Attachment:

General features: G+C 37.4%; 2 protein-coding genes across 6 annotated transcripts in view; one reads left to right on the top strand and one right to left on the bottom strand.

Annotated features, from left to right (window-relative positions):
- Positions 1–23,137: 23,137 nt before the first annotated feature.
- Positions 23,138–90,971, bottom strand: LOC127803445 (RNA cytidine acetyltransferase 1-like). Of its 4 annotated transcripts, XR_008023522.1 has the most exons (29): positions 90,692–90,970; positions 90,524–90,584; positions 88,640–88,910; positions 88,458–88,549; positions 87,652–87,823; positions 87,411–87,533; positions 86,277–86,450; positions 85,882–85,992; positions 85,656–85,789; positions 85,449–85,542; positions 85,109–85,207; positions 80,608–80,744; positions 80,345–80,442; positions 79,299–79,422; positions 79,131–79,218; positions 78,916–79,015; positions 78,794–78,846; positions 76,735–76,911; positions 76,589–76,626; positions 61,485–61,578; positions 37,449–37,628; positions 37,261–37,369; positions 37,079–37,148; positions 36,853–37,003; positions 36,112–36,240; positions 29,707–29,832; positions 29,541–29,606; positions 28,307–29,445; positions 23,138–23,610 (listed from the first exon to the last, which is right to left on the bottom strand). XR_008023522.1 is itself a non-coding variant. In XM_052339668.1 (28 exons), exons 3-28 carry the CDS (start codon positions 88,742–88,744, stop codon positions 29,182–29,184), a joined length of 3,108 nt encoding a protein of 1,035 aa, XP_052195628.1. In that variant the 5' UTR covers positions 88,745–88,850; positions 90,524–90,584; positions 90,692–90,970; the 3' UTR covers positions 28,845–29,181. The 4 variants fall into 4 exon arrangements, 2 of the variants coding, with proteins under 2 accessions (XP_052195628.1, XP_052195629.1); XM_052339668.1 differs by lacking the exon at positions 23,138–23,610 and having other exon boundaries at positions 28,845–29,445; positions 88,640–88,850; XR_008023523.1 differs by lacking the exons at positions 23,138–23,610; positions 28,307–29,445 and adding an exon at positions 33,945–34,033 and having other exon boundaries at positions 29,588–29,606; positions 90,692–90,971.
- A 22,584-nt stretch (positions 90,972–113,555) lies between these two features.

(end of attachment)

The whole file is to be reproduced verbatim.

General features: G+C 37.4%; 2 protein-coding genes across 6 annotated transcripts in view; one reads left to right on the top strand and one right to left on the bottom strand.

Annotated features, from left to right (window-relative positions):
- Positions 1–23,137: 23,137 nt before the first annotated feature.
- Positions 23,138–90,971, bottom strand: LOC127803445 (RNA cytidine acetyltransferase 1-like). Of its 4 annotated transcripts, XR_008023522.1 has the most exons (29): positions 90,692–90,970; positions 90,524–90,584; positions 88,640–88,910; positions 88,458–88,549; positions 87,652–87,823; positions 87,411–87,533; positions 86,277–86,450; positions 85,882–85,992; positions 85,656–85,789; positions 85,449–85,542; positions 85,109–85,207; positions 80,608–80,744; positions 80,345–80,442; positions 79,299–79,422; positions 79,131–79,218; positions 78,916–79,015; positions 78,794–78,846; positions 76,735–76,911; positions 76,589–76,626; positions 61,485–61,578; positions 37,449–37,628; positions 37,261–37,369; positions 37,079–37,148; positions 36,853–37,003; positions 36,112–36,240; positions 29,707–29,832; positions 29,541–29,606; positions 28,307–29,445; positions 23,138–23,610 (listed from the first exon to the last, which is right to left on the bottom strand). XR_008023522.1 is itself a non-coding variant. In XM_052339668.1 (28 exons), exons 3-28 carry the CDS (start codon positions 88,742–88,744, stop codon positions 29,182–29,184), a joined length of 3,108 nt encoding a protein of 1,035 aa, XP_052195628.1. In that variant the 5' UTR covers positions 88,745–88,850; positions 90,524–90,584; positions 90,692–90,970; the 3' UTR covers positions 28,845–29,181. The 4 variants fall into 4 exon arrangements, 2 of the variants coding, with proteins under 2 accessions (XP_052195628.1, XP_052195629.1); XM_052339668.1 differs by lacking the exon at positions 23,138–23,610 and having other exon boundaries at positions 28,845–29,445; positions 88,640–88,850; XR_008023523.1 differs by lacking the exons at positions 23,138–23,610; positions 28,307–29,445 and adding an exon at positions 33,945–34,033 and having other exon boundaries at positions 29,588–29,606; positions 90,692–90,971.
- A 22,584-nt stretch (positions 90,972–113,555) lies between these two features.